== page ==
CSS Styling Illustrator SVGs

Using SVG images on the web can be quite awesome. Parts of the image can be styles with CSS, including making them responsive with media queries. JavaScript can even be used to manipulate parts of the image at runtime.

One of the problems with using CSS to style an SVG is that you will typically want to target class names, just like other HTML elements. Unfortunately it can be difficult to get meaningful class names exported into your SVGs in most editors.

Exporting Classes in Adobe Illustrator (The hard way)

The only way I have seen to get Illustrator to export class attributes with meaningful names is to create new “Graphical Styles”.

First you need to select a part of the image that has some styling. You can see the styling in the “Appearance” window.

Screen Shot 2016-05-01 at 11.08.04 AM

Then in the “Graphical Styles” window, click “New Graphical Style” to copy the selected layer’s styling. Then double-click the style to give it a name (use only characters that would be valid in a CSS name).

Screen Shot 2016-05-01 at 11.09.53 AM

Next you need to properly export the SVG using “File > Save As > SVG”. (Don’t use “File > Export” because it doesn’t give you any advanced options). From this window, click “More Options” then choose “CSS Properties: Style Element”

Screen Shot 2016-05-01 at 11.13.49 AM

The saved SVG will include your Graphical Style name in the elements that they apply to:

<?xml version="1.0" encoding="utf-8"?>
<!-- Generator: Adobe Illustrator 19.2.1, SVG Export Plug-In . SVG Version: 6.00 Build 0)  -->
<svg version="1.1" id="Layer_1" xmlns="http://www.w3.org/2000/svg" xmlns:xlink="http://www.w3.org/1999/xlink" x="0px" y="0px" 	 viewBox="0 0 32 32" style="enable-background:new 0 0 32 32;" xml:space="preserve">
...
<g transform="scale(1 1 ) translate(0 ) ">
    ...
    <path class="arrowhead" d="..."/>
</g>
...
</svg>

Graphical Styles aren’t convenient

This method of exporting classes really isn’t useful. They seem to be applicable only to single elements, not groups. It can also be really hard to tell what elements are covered by a certain Graphical Style.

Exporting IDs instead (The easy way)

Instead of going through the inconvenient process of making Graphical Styles, let’s instead just use the convenient Layer Names.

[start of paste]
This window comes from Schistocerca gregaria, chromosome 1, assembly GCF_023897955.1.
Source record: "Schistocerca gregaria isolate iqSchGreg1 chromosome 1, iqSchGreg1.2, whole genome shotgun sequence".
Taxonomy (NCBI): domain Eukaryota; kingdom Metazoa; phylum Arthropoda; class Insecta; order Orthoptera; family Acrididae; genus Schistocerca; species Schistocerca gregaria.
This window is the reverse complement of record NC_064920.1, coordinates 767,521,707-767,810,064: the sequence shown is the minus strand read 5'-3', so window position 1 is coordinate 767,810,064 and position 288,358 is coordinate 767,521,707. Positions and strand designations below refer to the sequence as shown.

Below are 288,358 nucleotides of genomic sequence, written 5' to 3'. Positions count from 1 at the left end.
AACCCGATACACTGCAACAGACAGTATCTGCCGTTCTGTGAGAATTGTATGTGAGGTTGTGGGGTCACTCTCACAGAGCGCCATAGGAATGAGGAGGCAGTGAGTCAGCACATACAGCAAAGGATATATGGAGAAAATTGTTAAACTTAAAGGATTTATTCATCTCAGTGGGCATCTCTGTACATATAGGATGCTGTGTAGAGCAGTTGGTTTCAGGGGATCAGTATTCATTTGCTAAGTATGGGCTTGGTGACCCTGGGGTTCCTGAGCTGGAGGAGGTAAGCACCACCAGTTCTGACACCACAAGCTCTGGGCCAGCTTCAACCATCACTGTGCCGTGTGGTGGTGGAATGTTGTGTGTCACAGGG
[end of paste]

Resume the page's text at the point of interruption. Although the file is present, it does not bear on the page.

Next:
Illustrator can by default save Layer Names as element IDs. However, due to a quirk in the way it does this, I recommend having only 1 top-level layer, then group drawing objects using sub-layers:

Screen Shot 2016-05-01 at 11.27.39 AM

Now you can use the “File > Export” method of exporting the SVG. Just select the option “Object IDs: Layer Names”

Screen Shot 2016-05-01 at 11.29.36 AM

Now the saved SVG will include the layer names as IDs, and the top-level layer name becomes the ID of the top-level SVG element.

<svg id="login" xmlns="http://www.w3.org/2000/svg" viewBox="0 0 32 31">
  ...
  <g id="arrow">
    <path id="arrowline" class="cls-1" d="..."/>
    <path id="arrowhead" d=".."/>
  </g>
  <g id="door">
    <path class="cls-1" d="..."/>
  </g>
</svg>

Now remember that IDs should be unique, so if you have more than 1 layer that has the same name, Illustrator will append a number to the end “arrow1”, “arrow2”, etc… but the original name will be put into a data-name="arrow" attribute.

This gets us a step closer to what we want…

Moving IDs to Classes with SVGO

Now getting meaningful names into the saved SVGs is easier to manage for your graphic designer. Tell them they owe you a beer.

We really want class names, not id names, so I wrote a plugin for SVGO that will do just that!

Until my branch is pull-requested and accepted into the master SVGO project, you can get to it in my fork of SVGO, “illustratorLayerIdsToClasses” branch.

Just build SVGO into your application build process and enable the “illustratorLayerIdsToClasses” plugin (it is disabled by default).

Then you can use CSS to style your SVGs however you want! For example, to change the color of the arrow from the SVG example above:

svg .arrow {
  stroke: red;
}

Note that I include the “svg” tag into my CSS selector so that the selector becomes more specific than any CSS styling embedded in the SVG itself.

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Posted in Programming
One comment on “CSS Styling Illustrator SVGs
  1. Andrew Go says:

    “Export as” option also works fine with Internal styling. (Illustrator 2016)

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CodingWithSpike is Jeff Valore. A professional software engineer, focused on JavaScript, Web Development, C# and the Microsoft stack. Jeff is currently a Software Engineer at Virtual Hold Technologies.


I am also a Pluralsight author. Check out my courses!

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